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Brazil seems unlikely to join ICA.

Brazil seems unlikely to join ICA

Despite occasional diplomatic rumblings from abroad, chances of Brazil joining any International Coffee Agreement quota system again were called "remote" by government trade officials and coffee market leaders, as was reported in the Journal of Commerce.

"The entire Brazilian market - traders, producers, exporters - would be against re-entering a quota scheme," said Carlos Calmon, president of Coffee Exporters Federation (Febec). "Besides, there is no political climate for it in Brazil today. All the talk among officials of the new administration is liberalization and privatization."

Mauricio de Assis, director of the nation's newly-formed Foreign Trade Coordinating Commission, known as CIC, agreed, saying, "Our whole aim is to liberalize Brazilian trade, both exports and imports. We want to keep the whole process wide open."

CIC was formed in March by newly inaugurated Brazilian President Fernando Collor de Mello as part of his avowed aim of stream-lining foreign trade. A key specific measure, aimed at freeing coffee exports from excessive red tape, was the elimination of the Brazilian Coffee Institute on March 16.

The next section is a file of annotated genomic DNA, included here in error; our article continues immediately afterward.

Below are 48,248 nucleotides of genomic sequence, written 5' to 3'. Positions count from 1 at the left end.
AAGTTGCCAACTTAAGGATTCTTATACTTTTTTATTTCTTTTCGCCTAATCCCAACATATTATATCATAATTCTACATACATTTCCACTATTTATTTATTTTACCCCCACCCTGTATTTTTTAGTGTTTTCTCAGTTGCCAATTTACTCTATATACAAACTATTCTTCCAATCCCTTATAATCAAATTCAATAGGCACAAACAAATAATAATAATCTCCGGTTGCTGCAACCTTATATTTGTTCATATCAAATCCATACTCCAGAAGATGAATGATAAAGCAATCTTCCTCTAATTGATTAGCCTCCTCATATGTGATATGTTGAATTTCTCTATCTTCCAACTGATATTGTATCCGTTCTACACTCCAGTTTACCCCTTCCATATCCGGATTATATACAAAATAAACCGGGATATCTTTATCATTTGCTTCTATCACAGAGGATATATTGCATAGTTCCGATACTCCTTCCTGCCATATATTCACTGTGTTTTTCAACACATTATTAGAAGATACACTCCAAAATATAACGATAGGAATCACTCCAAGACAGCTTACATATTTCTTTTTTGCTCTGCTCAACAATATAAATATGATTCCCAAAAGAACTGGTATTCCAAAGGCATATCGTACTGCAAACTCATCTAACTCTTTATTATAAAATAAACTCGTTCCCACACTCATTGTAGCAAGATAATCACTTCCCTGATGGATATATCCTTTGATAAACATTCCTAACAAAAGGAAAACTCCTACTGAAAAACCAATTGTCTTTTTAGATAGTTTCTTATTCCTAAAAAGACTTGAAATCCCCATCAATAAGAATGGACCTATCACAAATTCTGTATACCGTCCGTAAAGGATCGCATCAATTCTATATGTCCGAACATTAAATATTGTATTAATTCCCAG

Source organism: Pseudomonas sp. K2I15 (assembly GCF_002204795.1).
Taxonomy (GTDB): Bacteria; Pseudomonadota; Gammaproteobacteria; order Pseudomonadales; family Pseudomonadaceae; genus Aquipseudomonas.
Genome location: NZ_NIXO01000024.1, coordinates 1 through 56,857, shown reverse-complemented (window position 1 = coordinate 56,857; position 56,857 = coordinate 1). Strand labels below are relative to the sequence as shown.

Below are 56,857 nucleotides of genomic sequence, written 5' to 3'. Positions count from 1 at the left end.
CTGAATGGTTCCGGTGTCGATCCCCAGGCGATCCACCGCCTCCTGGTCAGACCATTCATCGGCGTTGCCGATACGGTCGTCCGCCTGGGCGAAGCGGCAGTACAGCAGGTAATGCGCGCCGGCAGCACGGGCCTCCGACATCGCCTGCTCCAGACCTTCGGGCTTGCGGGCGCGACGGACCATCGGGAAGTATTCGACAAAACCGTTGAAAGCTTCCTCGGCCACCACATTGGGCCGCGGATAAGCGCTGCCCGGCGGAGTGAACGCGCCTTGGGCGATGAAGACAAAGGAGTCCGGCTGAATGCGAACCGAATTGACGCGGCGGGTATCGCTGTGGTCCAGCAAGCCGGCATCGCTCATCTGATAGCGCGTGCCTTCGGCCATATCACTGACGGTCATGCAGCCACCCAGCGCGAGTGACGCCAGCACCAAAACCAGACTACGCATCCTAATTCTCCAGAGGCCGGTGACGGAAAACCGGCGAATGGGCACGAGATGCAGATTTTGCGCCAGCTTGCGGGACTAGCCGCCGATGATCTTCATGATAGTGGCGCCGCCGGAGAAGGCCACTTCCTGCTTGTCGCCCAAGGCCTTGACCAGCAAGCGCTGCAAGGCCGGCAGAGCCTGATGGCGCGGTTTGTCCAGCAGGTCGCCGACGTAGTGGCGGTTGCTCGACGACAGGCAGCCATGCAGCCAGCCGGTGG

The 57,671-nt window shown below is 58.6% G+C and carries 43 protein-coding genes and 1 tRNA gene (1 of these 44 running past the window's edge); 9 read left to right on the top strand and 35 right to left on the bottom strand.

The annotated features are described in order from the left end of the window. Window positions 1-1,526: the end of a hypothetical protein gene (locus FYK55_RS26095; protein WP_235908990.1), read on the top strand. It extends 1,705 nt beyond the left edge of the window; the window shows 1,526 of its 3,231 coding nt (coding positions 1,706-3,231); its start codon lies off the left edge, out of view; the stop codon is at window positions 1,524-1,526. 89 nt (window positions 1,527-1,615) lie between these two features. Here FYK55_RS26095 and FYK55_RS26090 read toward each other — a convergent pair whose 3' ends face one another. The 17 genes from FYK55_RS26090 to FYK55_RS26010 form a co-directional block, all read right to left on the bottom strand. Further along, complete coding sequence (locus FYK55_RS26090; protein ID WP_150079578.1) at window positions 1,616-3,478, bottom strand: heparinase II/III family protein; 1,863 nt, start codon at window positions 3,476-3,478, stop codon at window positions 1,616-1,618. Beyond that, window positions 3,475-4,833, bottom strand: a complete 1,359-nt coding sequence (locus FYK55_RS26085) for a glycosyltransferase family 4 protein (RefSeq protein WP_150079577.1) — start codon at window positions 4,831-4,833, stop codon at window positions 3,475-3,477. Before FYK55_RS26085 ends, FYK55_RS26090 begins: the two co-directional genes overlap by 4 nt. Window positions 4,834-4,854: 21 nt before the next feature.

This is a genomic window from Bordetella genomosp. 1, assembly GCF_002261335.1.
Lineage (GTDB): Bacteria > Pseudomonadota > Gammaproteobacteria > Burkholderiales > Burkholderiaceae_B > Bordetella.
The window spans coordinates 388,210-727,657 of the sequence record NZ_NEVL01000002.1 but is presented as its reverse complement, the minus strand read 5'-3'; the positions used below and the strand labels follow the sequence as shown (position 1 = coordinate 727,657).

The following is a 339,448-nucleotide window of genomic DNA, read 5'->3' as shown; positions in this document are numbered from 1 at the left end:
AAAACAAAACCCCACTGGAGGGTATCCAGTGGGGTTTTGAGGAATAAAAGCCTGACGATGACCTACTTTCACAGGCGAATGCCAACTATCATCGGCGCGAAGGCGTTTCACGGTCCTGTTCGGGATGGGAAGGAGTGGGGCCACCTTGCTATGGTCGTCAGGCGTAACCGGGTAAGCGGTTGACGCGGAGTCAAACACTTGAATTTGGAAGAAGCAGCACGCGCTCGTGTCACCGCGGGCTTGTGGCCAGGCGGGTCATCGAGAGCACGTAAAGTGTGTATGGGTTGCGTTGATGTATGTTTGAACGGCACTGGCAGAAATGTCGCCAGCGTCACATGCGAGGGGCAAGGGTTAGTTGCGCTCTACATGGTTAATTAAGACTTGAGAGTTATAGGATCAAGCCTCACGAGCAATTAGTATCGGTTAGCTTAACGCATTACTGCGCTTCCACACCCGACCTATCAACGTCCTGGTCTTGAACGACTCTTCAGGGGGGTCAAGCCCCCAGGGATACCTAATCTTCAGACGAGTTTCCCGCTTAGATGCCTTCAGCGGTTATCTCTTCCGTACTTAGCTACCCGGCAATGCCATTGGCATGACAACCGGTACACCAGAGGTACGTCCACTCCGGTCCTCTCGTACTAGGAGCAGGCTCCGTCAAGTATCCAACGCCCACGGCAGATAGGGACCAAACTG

"Brazil has some 4.2 billion coffee trees," Mr. Calmon said, "but not all those trees are very productive." He noted costs have been pushed up to an average of 7,700 Brazilian cruzeiros (US$140) a 60-kg bag, against a domestic price of 5,300 cruzeiros, due to low world prices, high domestic costs and "the inefficiency of many marginal producers."

Calmon predicted "a continuing shake out" among Brazilian producers, noting that average Brazilian yield is about six bags a hectare against Colombian yield of approximately 12 bags. He predicted it will take "two to three years" to complete the process of eliminating marginal producers, and putting Brazilian production "back on an entirely professional basis."

Calmon estimated that Brazil might even return to higher annual production, based on fewer trees but higher yields and better quality. He said current market forecasts call for a 1990-91 (May-April) crop of about 25 million bags.

Arguing that there would be "no enthusiasm" within the Brazilian market for a return to quotas, a trade person added that "some of the countries which aggressively marketed coffee last year have now used up the easier mechanisms for competing, such as elimination of taxes, use of certain subsidies, etc."
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Title Annotation:International Coffee Agreement
Publication:Tea & Coffee Trade Journal
Date:Aug 1, 1990
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